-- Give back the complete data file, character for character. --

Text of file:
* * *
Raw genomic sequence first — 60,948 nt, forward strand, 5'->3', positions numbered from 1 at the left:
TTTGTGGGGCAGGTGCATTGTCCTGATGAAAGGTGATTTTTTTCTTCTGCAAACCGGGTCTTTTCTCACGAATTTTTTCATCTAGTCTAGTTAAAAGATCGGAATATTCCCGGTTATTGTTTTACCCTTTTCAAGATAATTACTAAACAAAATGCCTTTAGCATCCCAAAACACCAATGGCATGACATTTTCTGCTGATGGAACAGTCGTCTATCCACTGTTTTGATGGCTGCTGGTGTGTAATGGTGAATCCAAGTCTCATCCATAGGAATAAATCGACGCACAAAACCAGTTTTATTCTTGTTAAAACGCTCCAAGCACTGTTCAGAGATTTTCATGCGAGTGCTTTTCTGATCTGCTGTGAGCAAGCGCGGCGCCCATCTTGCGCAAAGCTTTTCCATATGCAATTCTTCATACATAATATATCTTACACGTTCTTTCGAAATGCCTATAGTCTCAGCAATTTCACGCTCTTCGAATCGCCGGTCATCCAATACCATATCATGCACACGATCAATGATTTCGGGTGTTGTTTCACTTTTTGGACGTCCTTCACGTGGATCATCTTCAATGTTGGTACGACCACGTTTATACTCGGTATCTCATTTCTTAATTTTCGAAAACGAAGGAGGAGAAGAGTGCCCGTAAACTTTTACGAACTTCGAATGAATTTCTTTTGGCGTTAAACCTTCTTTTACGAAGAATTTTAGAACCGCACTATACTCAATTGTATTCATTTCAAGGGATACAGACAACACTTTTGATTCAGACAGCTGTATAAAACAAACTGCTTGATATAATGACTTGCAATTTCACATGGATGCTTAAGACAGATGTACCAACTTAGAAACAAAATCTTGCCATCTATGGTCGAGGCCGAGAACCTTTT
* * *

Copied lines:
Raw genomic sequence first — 60,948 nt, forward strand, 5'->3', positions numbered from 1 at the left:
TTTGTGGGGCAGGTGCATTGTCCTGATGAAAGGTGATTTTTTTCTTCTGCAAACCGGGTCTTTTCTCACGAATTTTTTCATCTAGTCTAGTTAAAAGATCGGAATATTCCCGGTTATTGTTTTACCCTTTTCAAGATAATTACTAAACAAAATGCCTTTAGCATCCCAAAACACCAATGGCATGACATTTTCTGCTGATGGAACAGTCGTCTATCCACTGTTTTGATGGCTGCTGGTGTGTAATGGTGAATCCAAGTCTCATCCATAGGAATAAATCGACGCACAAAACCAGTTTTATTCTTGTTAAAACGCTCCAAGCACTGTTCAGAGATTTTCATGCGAGTGCTTTTCTGATCTGCTGTGAGCAAGCGCGGCGCCCATCTTGCGCAAAGCTTTTCCATATGCAATTCTTCATACATAATATATCTTACACGTTCTTTCGAAATGCCTATAGTCTCAGCAATTTCACGCTCTTCGAATCGCCGGTCATCCAATACCATATCATGCACACGATCAATGATTTCGGGTGTTGTTTCACTTTTTGGACGTCCTTCACGTGGATCATCTTCAATGTTGGTACGACCACGTTTATACTCGGTATCTCATTTCTTAATTTTCGAAAACGAAGGAGGAGAAGAGTGCCCGTAAACTTTTACGAACTTCGAATGAATTTCTTTTGGCGTTAAACCTTCTTTTACGAAGAATTTTAGAACCGCACTATACTCAATTGTATTCATTTCAAGGGATACAGACAACACTTTTGATTCAGACAGCTGTATAAAACAAACTGCTTGATATAATGACTTGCAATTTCACATGGATGCTTAAGACAGATGTACCAACTTAGAAACAAAATCTTGCCATCTATGGTCGAGGCCGAGAACCTTTT